Re: quite an achievement
- From: anw@xxxxxxxxxxxxxxxx (Dr A. N. Walker)
- Date: 5 Oct 2007 16:47:56 GMT
In article <n40yKoYys6AHFwAK@xxxxxxxxxxxxxxxxxxxx>,
Robert Henderson <philip@xxxxxxxxxxxxxxxxxxxx> wrote:
Sigh. He was a top class county batsman: The only other players whoNot too bad, but not evidence of the high-quality batsmanshipLook, I have nothing15465 runs at 31.17 - very good for the period he played in.
against Arnold Hamer, a decent enough county batsman;
you are claiming for the players in your list.
played CC throughout the fifties and ended up with a career average of
over thirty were: Insole, Bailey, Parkhouse, Gray, [...]
In other words, he was pretty similar to a bunch of players
a few of whom were Test regulars, a few more of whom were fringe Test
players, with the rest being perfectly decent county-class batsmen.
AH fits well with that last group. Nothing wrong with that, but you
have not given us any evidence that he would be any different if he
were transported to the present day. He didn't get into the Test side
in the '50s; you have not given us any reason to suppose that he would
be closer to it today.
So what? They have not all played a full seasonReally? The players in my list alone have clocked up someBut since you ask, Ramprakash scored his 2000 runs this yearFeeble compared with the established bowlers available in 1955. RH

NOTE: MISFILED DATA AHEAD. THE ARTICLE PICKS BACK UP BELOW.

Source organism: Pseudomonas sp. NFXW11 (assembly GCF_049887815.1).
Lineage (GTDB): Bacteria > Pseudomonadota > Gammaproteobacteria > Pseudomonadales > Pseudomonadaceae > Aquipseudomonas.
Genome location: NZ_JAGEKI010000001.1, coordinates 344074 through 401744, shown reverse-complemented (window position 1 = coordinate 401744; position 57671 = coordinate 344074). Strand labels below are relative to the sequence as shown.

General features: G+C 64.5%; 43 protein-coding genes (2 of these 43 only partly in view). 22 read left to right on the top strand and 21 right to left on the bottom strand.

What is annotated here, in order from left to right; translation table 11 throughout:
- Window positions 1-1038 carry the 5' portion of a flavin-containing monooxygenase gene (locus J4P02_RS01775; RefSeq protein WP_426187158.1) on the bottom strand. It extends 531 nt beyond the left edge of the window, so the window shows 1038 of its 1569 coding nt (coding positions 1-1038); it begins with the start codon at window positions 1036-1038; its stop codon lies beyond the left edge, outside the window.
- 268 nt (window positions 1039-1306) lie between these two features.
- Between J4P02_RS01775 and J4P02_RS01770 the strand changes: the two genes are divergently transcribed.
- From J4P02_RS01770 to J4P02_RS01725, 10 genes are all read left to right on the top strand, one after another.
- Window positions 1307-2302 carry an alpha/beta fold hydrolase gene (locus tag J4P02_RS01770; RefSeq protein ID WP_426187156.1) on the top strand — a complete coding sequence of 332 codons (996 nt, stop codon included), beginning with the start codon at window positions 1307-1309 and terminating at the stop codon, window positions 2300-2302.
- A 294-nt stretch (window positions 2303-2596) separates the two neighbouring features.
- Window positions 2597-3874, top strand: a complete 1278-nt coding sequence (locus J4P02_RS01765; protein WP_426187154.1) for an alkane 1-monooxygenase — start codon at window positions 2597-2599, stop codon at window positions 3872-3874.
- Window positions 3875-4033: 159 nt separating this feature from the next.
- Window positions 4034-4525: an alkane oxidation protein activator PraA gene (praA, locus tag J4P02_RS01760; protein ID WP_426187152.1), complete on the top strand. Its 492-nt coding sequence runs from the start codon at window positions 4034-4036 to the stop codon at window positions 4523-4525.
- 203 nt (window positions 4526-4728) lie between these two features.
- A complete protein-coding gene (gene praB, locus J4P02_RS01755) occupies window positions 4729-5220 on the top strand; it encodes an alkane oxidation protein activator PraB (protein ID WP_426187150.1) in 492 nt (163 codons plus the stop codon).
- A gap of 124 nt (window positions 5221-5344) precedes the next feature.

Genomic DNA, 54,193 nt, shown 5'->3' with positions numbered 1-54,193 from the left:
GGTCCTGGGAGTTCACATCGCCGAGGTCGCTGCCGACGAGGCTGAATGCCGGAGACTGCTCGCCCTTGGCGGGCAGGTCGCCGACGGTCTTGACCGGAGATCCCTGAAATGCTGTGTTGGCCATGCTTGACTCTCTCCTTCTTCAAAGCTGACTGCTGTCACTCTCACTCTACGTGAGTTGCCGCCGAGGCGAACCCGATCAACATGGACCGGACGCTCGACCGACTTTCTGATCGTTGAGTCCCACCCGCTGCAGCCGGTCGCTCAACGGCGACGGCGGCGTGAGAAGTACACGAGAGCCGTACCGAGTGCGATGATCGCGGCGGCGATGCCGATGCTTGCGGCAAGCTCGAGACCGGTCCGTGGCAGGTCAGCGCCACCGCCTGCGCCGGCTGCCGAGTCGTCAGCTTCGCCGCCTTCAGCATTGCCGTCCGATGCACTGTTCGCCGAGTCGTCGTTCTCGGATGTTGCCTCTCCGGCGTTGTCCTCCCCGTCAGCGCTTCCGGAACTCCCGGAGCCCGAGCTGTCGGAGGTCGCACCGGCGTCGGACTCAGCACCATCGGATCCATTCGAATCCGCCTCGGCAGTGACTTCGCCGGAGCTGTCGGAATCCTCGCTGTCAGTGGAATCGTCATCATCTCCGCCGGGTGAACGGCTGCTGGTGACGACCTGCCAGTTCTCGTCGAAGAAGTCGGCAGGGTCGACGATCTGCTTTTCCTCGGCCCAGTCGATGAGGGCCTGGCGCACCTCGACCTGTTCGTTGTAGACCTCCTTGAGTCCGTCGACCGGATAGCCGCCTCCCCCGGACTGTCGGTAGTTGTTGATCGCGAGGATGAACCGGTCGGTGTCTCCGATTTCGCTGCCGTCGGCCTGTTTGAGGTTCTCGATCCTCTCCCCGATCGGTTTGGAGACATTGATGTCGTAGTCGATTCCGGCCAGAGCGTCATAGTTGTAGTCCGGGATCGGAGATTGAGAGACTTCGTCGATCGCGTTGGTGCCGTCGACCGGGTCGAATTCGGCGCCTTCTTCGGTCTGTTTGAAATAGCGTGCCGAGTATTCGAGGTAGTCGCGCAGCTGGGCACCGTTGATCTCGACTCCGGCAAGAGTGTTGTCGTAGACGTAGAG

against Gough, Hoggard, Gillespie, [...]
2300 Test wickets,
So what? The ones I listed were the *actual* bowlers against
whom Ramprakash scored his 2000 runs this year.
and the cost of their
Test wickets is considerably greater than the best English bowlers of
the fifties: Laker (Test ave 21), Trueman (21), Tyson (18), Statham
(24). Bedser (24), Bailey (29), Lock (24), Wardle (20), Tattersall (22),
Loader (22). RH
You keep telling us how much better the pitches are, so this is
not at all surprising. New Zealand and India aren't the pushovers they
were in the '50s, either [against NZ '58: Laker 17@10, Lock 34@7,
Bailey/Statham/Trueman incredibly expensive at 29@17 between them].
Murali's average of 21 isn't exactly disgraceful by any standards, but
if you insist on devaluing Ramprakash's average by around 1/3 you
should clearly do the same for the bowlers, which brings all the great
modern bowlers down to those same sorts of average.
and there were several other big names playingEntirely bogus comparison because of the much greater frequency of
in the CC this year. Take a look at the list of bowlers with more
than 200 wickets in Tests; 13 of them played in this year's CC;
3 in 1955 [and only one *by* 1955].
modern Tests. RH
Oh, really? Then you *did* understand the comparison when
it was pointed out to you that when batsmen often scored 2000 in a
season they played more matches. Why did you wriggle?
But in any case, you might care also to take a look at the
lists of "fastest to 100 wickets" in Tests. Of those who did it
in less than 30 Tests, 13 played in this year's CC [and several
more have played in the CC recently and might well do so again],
5 in the 1955 CC. Go figure. For someone who insists that Tests
are the true measure of greatness, you seem very reluctant to
accept what the numbers are telling you.
Andy Walker, School of MathSci., Univ. of Nott'm, UK.
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